The Lakers have decided they need a coach with previous NBA coaching experience, which means one thing for Derek Fisher: He isn't a candidate.
The Lakers think Fisher will be a solid NBA coach or executive at some point, but their initial curiosity about him has been replaced by a desire for actual experience, the latest turn in a deliberately slow coaching search approaching the six-week mark.
Fisher, however, has been mentioned as a candidate to fill New York's coaching vacancy, which would reunite him with Knicks team President Phil Jackson. Fisher will be 40 in August and still hasn't decided whether to retire as a player after averaging 5.2 points this season for Oklahoma City.
Fisher was part of five championships over two tours with the Lakers as a player.
The Lakers have interviewed five coaches in person: Byron Scott, Kurt Rambis, Lionel Hollins, Alvin Gentry and Mike Dunleavy.
Gentry, currently a Clippers assistant coach, is meeting with Cleveland owner Dan Gilbert on Monday in a second interview with the franchise.
The Lakers' decision to go with an experienced NBA coach also officially ends their brief thought of interviewing a college coach. The team was open to many scenarios after Mike D'Antoni resigned in April, including talking to Roy Williams and John Calipari, but a college coach is no longer an option.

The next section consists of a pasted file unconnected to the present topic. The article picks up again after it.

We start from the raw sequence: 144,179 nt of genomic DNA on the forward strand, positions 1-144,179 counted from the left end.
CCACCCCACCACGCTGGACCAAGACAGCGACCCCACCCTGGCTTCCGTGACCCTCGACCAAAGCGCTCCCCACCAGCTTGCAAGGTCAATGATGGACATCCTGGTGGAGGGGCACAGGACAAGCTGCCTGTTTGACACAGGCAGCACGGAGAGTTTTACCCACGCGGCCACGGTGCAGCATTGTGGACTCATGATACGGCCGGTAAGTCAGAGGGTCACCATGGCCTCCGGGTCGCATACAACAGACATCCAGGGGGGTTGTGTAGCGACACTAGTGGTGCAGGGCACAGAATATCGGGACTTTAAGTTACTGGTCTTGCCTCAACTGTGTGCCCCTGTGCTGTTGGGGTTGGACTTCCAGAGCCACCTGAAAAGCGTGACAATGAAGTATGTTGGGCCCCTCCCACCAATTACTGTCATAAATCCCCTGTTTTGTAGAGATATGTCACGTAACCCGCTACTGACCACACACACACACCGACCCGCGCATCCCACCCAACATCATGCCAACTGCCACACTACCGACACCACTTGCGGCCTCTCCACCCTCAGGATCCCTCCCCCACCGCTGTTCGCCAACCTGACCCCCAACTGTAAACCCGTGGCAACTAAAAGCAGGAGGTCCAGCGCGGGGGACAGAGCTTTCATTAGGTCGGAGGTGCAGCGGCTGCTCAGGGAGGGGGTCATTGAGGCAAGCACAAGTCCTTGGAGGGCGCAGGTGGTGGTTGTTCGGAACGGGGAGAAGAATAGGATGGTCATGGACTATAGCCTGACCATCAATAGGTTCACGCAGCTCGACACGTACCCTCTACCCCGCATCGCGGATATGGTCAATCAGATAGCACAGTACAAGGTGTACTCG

The Lakers currently have no interviews scheduled for the early part of next week and there is only a 50-50 chance they hire a coach by the June 26 draft, according to a person familiar with the situation.
They own the seventh pick in the draft and then enter free agency a handful of days later with only three players under contract (Kobe Bryant, Steve Nash and Robert Sacre).
Times staff writer Broderick Turner contributed to this report.Copyright © 2014, Los Angeles Times